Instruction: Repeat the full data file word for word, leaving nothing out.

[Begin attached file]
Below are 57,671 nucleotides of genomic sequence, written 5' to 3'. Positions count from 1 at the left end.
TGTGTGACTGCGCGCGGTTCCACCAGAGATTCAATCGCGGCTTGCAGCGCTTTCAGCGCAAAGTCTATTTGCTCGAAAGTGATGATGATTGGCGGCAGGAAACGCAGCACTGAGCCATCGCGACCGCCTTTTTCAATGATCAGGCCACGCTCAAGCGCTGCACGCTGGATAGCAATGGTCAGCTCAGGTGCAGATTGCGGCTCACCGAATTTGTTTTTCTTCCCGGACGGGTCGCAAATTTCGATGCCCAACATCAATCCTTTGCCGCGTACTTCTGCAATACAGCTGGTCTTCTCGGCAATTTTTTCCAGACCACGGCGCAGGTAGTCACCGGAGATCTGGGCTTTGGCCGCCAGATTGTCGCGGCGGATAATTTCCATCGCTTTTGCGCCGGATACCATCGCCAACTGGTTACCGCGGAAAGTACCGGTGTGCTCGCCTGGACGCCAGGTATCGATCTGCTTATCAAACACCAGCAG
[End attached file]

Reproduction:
Below are 57,671 nucleotides of genomic sequence, written 5' to 3'. Positions count from 1 at the left end.
TGTGTGACTGCGCGCGGTTCCACCAGAGATTCAATCGCGGCTTGCAGCGCTTTCAGCGCAAAGTCTATTTGCTCGAAAGTGATGATGATTGGCGGCAGGAAACGCAGCACTGAGCCATCGCGACCGCCTTTTTCAATGATCAGGCCACGCTCAAGCGCTGCACGCTGGATAGCAATGGTCAGCTCAGGTGCAGATTGCGGCTCACCGAATTTGTTTTTCTTCCCGGACGGGTCGCAAATTTCGATGCCCAACATCAATCCTTTGCCGCGTACTTCTGCAATACAGCTGGTCTTCTCGGCAATTTTTTCCAGACCACGGCGCAGGTAGTCACCGGAGATCTGGGCTTTGGCCGCCAGATTGTCGCGGCGGATAATTTCCATCGCTTTTGCGCCGGATACCATCGCCAACTGGTTACCGCGGAAAGTACCGGTGTGCTCGCCTGGACGCCAGGTATCGATCTGCTTATCAAACACCAGCAG